Remembering Turpentine

By Susie Coston, National Shelter Director

Too many people have misconceptions about turkeys. They assume these animals are unintelligent, unsociable, and undifferentiated. Some visitors come to the shelter not expecting to connect with the turkeys. Again and again, Turpentine walked up to those visitors and calmly demolished all of their assumptions.

That was the power of Turpentine’s personality. In fact, his gregariousness once saved his life. Before coming to Farm Sanctuary, Turpentine lived on a farm, where he was being raised for Thanksgiving dinner. As luck would have it, a Farm Sanctuary supporter lived next door. The turkey and his neighbor became friends, and every day when she called out Turpentine’s name, he would gobble back to her. The farmer, won over by this amazing boy himself, could not go through with his original plan to kill Turpentine. He decided to give him to another farmer to slaughter, but thankfully his neighbor convinced him to give Turpentine to her instead. She reached out to us, and we gladly welcomed the friendly turkey to our New York Shelter.

Turpentine may have thought we’d given him the shelter. He had soon familiarized himself with the grounds and begun keeping tabs on all the most interesting action. He followed caregivers. He followed interns. He followed visitors. And he chose his friends. He picked out people, many he had never met before, and clearly made a connection with them. He spent most of one Celebration for the Turkeys event in the lap of a man named Carlos, visiting from Canada.


Nearly anyone who spent time at the shelter had the experience of looking back and seeing Turpentine behind them. He trailed caregivers and guests everywhere, even one time ducking under a gate and following a tour group up the hill to the main cattle herd. We constantly had to walk him back to his barn to keep him from wearing himself out.
Turpentine clearly loved attention, and we soon realized he loved the camera even more. If there was a person or a lens nearby, he would be sure to show up. He was always trying to get in front of whatever he though was receiving attention, from people posing for a photo to a baby goat nursing. He photo-bombed. A lot.


The camera loved him right back, and so did we. He was a part of daily life at the shelter, and his presence was felt everywhere. Today, his absence is felt, deeply.

A short while ago, we noticed a small abscess lump on Turpentine’s chest. When it started getting bigger, we took our boy to the vet. An ultrasound revealed the extent of the mass, and we scheduled a surgery to have it removed. The decision was not made lightly; we weighed the pros and cons carefully.

The surgery thankfully went well, but a second surgery was needed. While waking up from the anesthesia after the second operation, Turpentine suffered a heart attack. Heart problems are a common blight of domestic turkeys, who have been bred to grow rapidly to an excessive weight. Even with expert care in a sanctuary setting, these birds remain vulnerable to cardiovascular ailments. Often large industrial breed male turkeys in a basic squabble over territory suffer from heart attacks, so sadly this is not uncommon.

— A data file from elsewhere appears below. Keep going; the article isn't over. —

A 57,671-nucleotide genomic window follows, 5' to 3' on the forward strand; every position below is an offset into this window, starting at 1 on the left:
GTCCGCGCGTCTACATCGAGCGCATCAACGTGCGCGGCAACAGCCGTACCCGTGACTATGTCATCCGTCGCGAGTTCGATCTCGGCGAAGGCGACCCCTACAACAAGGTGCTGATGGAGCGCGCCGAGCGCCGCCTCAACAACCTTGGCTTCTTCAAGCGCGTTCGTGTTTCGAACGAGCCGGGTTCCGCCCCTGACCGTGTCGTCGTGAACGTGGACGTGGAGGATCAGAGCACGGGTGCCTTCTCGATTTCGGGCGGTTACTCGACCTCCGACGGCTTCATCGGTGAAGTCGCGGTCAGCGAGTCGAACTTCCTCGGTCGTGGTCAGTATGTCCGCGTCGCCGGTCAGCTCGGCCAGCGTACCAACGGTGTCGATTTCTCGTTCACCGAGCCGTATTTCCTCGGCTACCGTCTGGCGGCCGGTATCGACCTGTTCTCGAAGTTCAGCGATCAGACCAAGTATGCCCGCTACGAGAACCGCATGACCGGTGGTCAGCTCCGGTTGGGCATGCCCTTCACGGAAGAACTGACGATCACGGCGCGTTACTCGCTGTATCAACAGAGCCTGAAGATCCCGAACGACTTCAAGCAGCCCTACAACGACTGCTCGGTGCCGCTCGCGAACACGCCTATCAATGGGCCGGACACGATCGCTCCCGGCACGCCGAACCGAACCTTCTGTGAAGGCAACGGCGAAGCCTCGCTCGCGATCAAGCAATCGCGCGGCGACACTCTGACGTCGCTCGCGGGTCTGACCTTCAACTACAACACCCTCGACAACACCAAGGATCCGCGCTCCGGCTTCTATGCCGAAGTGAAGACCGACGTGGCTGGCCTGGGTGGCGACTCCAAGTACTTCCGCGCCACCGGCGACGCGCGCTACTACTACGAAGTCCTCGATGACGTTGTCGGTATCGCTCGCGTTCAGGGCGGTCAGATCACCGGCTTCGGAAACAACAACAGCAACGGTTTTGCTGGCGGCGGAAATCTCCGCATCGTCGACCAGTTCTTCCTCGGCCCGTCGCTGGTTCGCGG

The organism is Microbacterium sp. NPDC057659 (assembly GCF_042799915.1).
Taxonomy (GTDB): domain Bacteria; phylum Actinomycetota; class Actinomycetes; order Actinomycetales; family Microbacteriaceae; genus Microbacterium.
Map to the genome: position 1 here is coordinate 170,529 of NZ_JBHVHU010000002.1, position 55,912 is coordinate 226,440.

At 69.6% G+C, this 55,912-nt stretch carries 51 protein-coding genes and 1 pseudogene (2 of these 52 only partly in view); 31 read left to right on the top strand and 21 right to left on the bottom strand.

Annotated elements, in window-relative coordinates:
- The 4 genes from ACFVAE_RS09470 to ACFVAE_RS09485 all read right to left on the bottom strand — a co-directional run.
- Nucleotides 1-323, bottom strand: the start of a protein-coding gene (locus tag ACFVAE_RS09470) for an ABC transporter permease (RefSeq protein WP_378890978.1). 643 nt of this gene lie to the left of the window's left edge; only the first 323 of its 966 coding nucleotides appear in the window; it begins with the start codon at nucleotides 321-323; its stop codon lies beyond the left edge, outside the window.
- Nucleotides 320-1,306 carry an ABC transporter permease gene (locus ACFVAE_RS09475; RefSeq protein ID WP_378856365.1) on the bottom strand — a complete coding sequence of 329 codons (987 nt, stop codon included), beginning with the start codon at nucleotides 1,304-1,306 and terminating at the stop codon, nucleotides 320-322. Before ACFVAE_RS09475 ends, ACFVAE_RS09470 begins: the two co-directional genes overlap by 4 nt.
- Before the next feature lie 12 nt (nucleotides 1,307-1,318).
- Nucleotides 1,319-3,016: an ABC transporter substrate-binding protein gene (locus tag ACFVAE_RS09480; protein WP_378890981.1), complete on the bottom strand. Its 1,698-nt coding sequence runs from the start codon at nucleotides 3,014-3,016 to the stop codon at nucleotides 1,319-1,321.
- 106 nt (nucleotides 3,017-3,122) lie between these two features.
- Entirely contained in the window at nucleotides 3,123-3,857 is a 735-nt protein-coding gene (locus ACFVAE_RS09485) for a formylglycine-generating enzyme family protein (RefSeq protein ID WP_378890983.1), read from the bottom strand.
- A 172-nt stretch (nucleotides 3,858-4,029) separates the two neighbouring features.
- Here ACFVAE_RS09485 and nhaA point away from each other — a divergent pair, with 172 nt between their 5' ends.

We brought Turpentine back to the shelter to recover. Caregivers provided daily cleaning and wrapping for his operation site — and of course all the love and attention he could want. He seemed to be doing well, spending time outside each day, enjoying life. But on Sunday night something went wrong, and Turpentine suddenly died. He passed quickly and without suffering. The cause was most likely his heart.


Back in 2013, we shared some very important facts about Turpentine on the Farm Sanctuary Facebook page: 1) he’ll follow you around until he is sure you have seen how beautiful and awesome he is, 2) he likes his reflection in the window at the Melrose Small Animal Hospital, and 3) he chooses a select few people who can pet him. Turpentine had his own Facebook page, too, with more than 800 fans. It was plastered with photos featuring our special guy, typically in front of, next to, or right in the middle of a group of humans delighted that he had made himself the star of their shot.

That was thing about Turpentine. No matter who you were, he made himself a part of your story. But of course, really, you were a part of his. Everything about him expressed his sense of self. You could see his pride, his joy in his own life and home, his fascination with people. He gave such an impression of a mind at work, a fellow intelligence.


At Farm Sanctuary, we work to help invisible animals, the billions who die every year unnamed and unknown. The only difference between Turpentine and those billions was that he had the chance to show people who he was. Turpentine insisted on being known.

His charisma made him an outstanding ambassador for turkeys and a great friend too, and he left a trail of grinning humans wherever he went. Turpentine made sure you couldn’t ignore him. And looking back through the pictures now, I can almost imagine that, with every photo-bomb strut into the frame of someone’s captured moment, he was making sure none of us could ever forget him.